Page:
Loser’s Mindset in BJJ

My Professor recently reposted an interesting article here titled “5 Life Lessons of BJJ”. I most enjoyed the mentioning of the loser’s mindset in BJJ.  The article states, “It is a loser’s mindset to hate on someone because they are superior to you at something. Respecting and acknowledging mastery comes with exposure to the red pill mindset, and with exposure to jiu-jitsu as well.”  The loser’s mindset is detrimental not only to your personal game but to the growth of your teammates and your academy’s jiu jitsu program as well.  If there’s anything you should learn and  understand it’s that you WILL tap and there will ALWAYS be someone that is better than you.

The loser’s mindset makes your daily sessions less enjoyable because you’re essentially viewing your teammates as opponents and it can put a lot of mental and emotional strain on yourself and the roll. You may find yourself frequently disappointed by your own perceived ‘lack of growth’.
Signs that you are engaging in the loser’s mindset:

  • Throwing a temper tantrum because you got caught
  • Withhold technique details from the lower belt you’re rolling with to have an advantage
  • Tell the person you’re rolling against that you “let” them to do something (it’s very rude, plus if it’s legitimate we usually know when someone is letting us work.)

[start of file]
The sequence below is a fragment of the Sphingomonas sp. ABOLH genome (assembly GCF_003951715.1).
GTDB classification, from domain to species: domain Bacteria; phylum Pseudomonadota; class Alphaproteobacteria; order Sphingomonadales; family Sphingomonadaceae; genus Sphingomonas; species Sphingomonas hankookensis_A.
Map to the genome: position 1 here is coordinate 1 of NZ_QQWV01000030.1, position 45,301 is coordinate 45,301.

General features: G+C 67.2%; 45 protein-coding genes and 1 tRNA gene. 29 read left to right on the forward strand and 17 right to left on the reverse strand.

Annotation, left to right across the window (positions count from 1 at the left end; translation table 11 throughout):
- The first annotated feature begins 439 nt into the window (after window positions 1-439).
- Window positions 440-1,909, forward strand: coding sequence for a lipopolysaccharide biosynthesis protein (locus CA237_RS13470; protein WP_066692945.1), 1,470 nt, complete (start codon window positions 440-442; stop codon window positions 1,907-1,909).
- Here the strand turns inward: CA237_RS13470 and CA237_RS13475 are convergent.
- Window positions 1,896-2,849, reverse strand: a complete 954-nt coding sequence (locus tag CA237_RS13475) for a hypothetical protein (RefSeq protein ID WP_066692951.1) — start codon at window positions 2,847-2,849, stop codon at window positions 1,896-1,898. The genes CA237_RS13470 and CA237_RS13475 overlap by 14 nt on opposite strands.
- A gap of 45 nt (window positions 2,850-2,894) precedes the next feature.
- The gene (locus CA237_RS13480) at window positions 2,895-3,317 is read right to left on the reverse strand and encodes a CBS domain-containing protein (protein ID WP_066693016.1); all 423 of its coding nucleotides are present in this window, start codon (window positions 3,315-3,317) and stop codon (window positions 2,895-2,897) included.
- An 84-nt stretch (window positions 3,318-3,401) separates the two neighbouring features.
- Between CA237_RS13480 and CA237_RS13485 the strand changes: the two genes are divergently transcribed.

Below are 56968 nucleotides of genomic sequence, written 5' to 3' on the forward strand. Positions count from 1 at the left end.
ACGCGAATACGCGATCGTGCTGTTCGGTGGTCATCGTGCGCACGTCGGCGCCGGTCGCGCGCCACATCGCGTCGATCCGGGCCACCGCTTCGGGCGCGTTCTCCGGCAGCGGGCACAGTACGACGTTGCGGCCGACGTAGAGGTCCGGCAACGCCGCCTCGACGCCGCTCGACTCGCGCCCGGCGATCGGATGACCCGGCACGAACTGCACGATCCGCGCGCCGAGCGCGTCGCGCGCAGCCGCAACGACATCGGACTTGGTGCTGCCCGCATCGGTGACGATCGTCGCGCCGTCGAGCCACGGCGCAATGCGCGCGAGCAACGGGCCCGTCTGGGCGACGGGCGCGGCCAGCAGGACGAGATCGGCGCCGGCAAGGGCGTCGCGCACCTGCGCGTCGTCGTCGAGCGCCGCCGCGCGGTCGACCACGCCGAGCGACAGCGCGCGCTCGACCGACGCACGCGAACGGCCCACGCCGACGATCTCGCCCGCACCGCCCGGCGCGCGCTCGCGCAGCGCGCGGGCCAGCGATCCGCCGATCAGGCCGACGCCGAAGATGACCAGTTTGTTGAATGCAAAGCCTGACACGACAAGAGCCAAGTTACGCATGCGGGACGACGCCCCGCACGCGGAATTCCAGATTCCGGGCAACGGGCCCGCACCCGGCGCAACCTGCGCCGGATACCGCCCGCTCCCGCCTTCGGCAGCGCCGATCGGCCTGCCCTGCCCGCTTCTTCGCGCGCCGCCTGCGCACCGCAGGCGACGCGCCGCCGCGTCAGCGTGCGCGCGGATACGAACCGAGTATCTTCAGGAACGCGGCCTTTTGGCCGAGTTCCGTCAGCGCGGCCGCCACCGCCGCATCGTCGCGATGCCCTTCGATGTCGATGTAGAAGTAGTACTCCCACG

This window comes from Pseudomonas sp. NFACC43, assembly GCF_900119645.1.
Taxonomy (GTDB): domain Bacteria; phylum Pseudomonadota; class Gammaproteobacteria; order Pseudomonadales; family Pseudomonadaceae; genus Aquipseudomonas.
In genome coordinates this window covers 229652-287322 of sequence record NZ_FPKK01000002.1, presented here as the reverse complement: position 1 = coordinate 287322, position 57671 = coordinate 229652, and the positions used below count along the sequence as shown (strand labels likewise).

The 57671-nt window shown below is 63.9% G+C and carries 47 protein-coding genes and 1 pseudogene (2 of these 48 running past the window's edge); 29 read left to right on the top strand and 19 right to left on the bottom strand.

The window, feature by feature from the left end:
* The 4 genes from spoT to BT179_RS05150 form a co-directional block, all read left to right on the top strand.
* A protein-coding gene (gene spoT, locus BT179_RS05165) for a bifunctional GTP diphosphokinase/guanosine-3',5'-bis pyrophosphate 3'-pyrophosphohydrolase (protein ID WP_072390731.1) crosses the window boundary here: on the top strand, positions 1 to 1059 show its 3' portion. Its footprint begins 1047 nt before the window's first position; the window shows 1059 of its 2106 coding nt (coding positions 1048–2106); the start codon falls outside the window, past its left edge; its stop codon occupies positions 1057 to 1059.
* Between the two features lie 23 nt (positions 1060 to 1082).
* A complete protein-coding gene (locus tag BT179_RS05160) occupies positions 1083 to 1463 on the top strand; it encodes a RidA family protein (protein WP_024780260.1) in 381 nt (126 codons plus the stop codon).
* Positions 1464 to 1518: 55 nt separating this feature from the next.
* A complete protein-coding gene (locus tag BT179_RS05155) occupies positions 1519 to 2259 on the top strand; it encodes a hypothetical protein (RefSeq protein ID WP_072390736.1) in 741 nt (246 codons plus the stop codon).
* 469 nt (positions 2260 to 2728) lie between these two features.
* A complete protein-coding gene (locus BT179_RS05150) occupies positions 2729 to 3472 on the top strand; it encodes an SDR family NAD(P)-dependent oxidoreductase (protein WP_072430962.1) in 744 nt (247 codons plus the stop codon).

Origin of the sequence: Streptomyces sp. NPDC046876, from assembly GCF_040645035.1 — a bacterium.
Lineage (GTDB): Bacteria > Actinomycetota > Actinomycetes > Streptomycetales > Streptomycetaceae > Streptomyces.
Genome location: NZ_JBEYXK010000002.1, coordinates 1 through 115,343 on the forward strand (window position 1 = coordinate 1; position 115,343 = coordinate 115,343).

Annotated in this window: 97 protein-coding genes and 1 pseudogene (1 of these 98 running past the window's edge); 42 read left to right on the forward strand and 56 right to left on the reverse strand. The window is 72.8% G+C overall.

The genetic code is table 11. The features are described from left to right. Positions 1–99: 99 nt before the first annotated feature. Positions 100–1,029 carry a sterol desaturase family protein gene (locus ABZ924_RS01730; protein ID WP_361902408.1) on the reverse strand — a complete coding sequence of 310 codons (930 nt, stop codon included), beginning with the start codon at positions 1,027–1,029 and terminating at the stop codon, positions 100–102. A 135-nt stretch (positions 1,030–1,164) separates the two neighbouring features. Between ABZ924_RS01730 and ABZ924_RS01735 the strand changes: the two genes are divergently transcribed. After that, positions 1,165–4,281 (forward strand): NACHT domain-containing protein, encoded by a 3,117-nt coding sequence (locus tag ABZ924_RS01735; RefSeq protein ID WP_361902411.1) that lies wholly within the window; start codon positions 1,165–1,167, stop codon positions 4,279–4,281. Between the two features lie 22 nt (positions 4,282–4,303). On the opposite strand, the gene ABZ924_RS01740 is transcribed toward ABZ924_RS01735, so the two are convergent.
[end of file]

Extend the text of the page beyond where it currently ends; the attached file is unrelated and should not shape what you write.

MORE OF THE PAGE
• Grinding on your teammates face for a choke or alternate body part to get a submission because the tap is just that important in class.
  • Want to quit because your frequently being tapped out
  • Want to quit bjj because of an unsuccessful run at a tournament
  • Instead of being receptive to help when someone tries to point out a flaw during rolling or provides additional technique details you shrug them off or verbalize that you are not interested in the help they are trying to provide
"Anger brought me to jiu-jitsu, love made me stay"-Abmar Barbosa

“Anger brought me to jiu-jitsu, love made me stay”-Abmar Barbosa

There’s nothing wrong with being frustrated with your progress in bjj.  I think that is where the great debate stirs.  You will inevitably be frustrated along your jiu-jitsu and life journey in general. If you don’t compete you gauge your progress against your teammates.  If you do compete then you may find yourself disappointed regardless of result.  If you lost then well the world is over, if you win then sometimes you feel that you should’ve finished sooner, been more dominant, etc.  Training plateaus, injuries, family, work, and life happen.

I used to think that the white belts were the worst with accepting this distinctive truth about jiu-jitsu but observances over the past few years have proven me way wrong.  At my own academy and academies where I’ve visited I’ve watched blue belts and above throw temper tantrums after rolls or make comments aloud that insult the ability and skill of the person they were just tapped by.  One of two things happen to the person who throws temper tantrums either A.)No one wants to roll with you or are weary of rolling with you because you might blow up at any second, or B.)People want to roll more aggressively with you to put you in check.  It’s not just upper belt males that embody this, females can be just as bad.  Some girls like being the ‘Top Woman on the Mat,’ it’s a sad truth.   You get used to being the only girl or one of few girls and when someone new comes and all the attention isn’t on you sometimes women too will seek to be rougher to establish dominance.